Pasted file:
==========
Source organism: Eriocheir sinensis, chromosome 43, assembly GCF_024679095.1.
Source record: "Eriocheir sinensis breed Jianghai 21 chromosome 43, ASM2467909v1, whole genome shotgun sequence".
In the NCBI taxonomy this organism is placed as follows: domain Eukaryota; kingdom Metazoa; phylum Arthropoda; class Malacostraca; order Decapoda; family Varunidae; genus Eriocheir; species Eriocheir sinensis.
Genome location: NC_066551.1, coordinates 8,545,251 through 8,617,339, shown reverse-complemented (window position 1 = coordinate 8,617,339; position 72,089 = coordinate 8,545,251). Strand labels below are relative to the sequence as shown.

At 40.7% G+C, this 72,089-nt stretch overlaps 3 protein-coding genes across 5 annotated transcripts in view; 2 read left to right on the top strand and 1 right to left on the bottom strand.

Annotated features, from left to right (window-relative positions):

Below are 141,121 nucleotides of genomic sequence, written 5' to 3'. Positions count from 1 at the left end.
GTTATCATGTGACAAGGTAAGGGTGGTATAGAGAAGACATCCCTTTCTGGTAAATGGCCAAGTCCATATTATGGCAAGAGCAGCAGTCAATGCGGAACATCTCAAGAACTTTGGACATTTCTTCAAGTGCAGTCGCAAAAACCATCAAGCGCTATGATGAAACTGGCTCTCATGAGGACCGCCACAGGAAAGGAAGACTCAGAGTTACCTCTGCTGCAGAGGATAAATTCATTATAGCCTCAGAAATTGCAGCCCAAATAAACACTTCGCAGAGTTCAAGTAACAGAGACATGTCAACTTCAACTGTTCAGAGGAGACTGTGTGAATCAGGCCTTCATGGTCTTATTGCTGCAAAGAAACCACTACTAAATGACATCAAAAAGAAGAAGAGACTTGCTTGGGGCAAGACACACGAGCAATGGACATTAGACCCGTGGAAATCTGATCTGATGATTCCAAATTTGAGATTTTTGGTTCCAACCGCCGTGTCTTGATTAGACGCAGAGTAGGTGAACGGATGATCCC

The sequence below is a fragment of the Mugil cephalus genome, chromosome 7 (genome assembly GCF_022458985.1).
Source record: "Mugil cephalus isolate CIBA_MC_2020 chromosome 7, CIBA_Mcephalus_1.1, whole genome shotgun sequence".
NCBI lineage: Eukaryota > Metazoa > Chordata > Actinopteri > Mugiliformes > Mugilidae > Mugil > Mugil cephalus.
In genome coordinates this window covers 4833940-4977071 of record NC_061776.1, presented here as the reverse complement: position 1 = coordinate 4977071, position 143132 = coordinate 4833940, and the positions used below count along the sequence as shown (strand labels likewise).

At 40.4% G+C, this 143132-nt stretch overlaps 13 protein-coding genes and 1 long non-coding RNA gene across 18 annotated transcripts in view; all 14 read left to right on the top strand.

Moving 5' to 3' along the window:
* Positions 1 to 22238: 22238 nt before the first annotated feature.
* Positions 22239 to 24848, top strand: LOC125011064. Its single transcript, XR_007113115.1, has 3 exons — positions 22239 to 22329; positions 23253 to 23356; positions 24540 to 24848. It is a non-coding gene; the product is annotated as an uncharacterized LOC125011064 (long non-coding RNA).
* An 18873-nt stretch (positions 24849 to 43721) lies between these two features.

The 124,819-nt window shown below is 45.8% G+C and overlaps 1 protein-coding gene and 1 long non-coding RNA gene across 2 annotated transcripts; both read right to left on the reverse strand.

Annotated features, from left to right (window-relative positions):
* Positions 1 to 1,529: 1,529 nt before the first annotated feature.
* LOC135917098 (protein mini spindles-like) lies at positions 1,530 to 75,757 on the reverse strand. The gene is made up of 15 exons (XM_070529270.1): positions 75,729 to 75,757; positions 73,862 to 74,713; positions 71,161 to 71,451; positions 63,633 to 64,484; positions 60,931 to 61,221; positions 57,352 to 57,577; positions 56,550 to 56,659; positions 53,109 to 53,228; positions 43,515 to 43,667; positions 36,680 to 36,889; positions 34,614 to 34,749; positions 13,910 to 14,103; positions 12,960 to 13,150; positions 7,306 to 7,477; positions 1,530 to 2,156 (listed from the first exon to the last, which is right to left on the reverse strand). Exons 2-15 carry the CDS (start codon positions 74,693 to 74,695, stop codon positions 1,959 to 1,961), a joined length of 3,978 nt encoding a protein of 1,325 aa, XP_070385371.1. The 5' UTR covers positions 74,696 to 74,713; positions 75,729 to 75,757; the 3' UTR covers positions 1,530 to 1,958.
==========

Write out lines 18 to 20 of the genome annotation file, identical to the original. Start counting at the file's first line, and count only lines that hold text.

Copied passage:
The 124,819-nt window shown below is 45.8% G+C and overlaps 1 protein-coding gene and 1 long non-coding RNA gene across 2 annotated transcripts; both read right to left on the reverse strand.

Annotated features, from left to right (window-relative positions):
* Positions 1 to 1,529: 1,529 nt before the first annotated feature.